Terra Galleria Photography

Photo spot 11: Joshua Tree National Park – Cholla Cactus Garden

One Comment

Joshua Tree National Park lies at the convergence of two deserts, the Mojave and the Colorado. Joshua trees and granite boulders characterize the windy high Mojave Desert, while at the Colorado Desert’s lower elevations, cactus and native California palm trees thrive among sandy washes occasionally flooded by unpredictable torrents.

The Cholla Cactus garden lies right at the transition between the two deserts, next to the Pinto Basin road that crosses the park north to south, about 10 miles south of the junction with Park boulevard (the closest campground is White Tank). Park at the designated pull-out, and stroll the nature trail.

The Cholla Cactus garden features the densest patch of the strange Cholla Cactus that I have seen so far. The scientific name of the species of Cholla that grows in the garden is Opuntia bigelovii, but it is often called Teddy Bear Cholla or Jumping Cholla. The joints break off very easily after being only slightly bumped. New cactus start growing right from the broken-off joints, so that the garden continues to renew itself.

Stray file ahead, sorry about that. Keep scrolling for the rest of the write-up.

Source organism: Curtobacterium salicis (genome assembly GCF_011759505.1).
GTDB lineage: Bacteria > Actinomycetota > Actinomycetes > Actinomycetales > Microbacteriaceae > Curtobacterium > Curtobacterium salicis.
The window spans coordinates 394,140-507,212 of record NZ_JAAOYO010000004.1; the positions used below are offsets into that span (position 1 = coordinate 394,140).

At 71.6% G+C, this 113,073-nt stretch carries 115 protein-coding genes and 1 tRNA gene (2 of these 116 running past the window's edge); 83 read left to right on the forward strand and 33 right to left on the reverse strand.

The fuzzy-looking (hence “Teddy Bear”) cactus can be photographed successfully under a range of conditions, but my favorite is a backlit low light that makes the spines glow. Sunrise is preferable to sunset because the sun rises over lower distant mountains across the Pinto Basin, whereas it would set over the much closer and higher Hexie Mountains.

I inadvertently brushed against a Cholla Cactus while I was looking for a good viewpoint during the predawn darkness. The result was that I couldn’t dislodge it with my bare hand for fear of getting my fingers stuck as well. A beautiful sunrise below the clouds kept me in the Cholla Cactus Garden, with a cactus clenching onto my behind, until the light was well over. I then strolled back to the car to tease the spiny thing out with pliers.

I recommend that you don’t forget to take pliers as part of your kit. Without them, the barbed spines can easily remain embedded in the skin, causing significant discomfort. They are not called “Jumping Cholla” for nothing.

view all images of Joshua Tree National Park
view all images of Cholla Cactus Garden

One Comment

  1. Roberta says:

    This is an old post so don’t know who might see this comment. In addition to pliers a rat tail comb can be quite helpful to dislodge clumps of cholla cactus. We have used it quite often on our dogs and horses as well as people.

Leave a Comment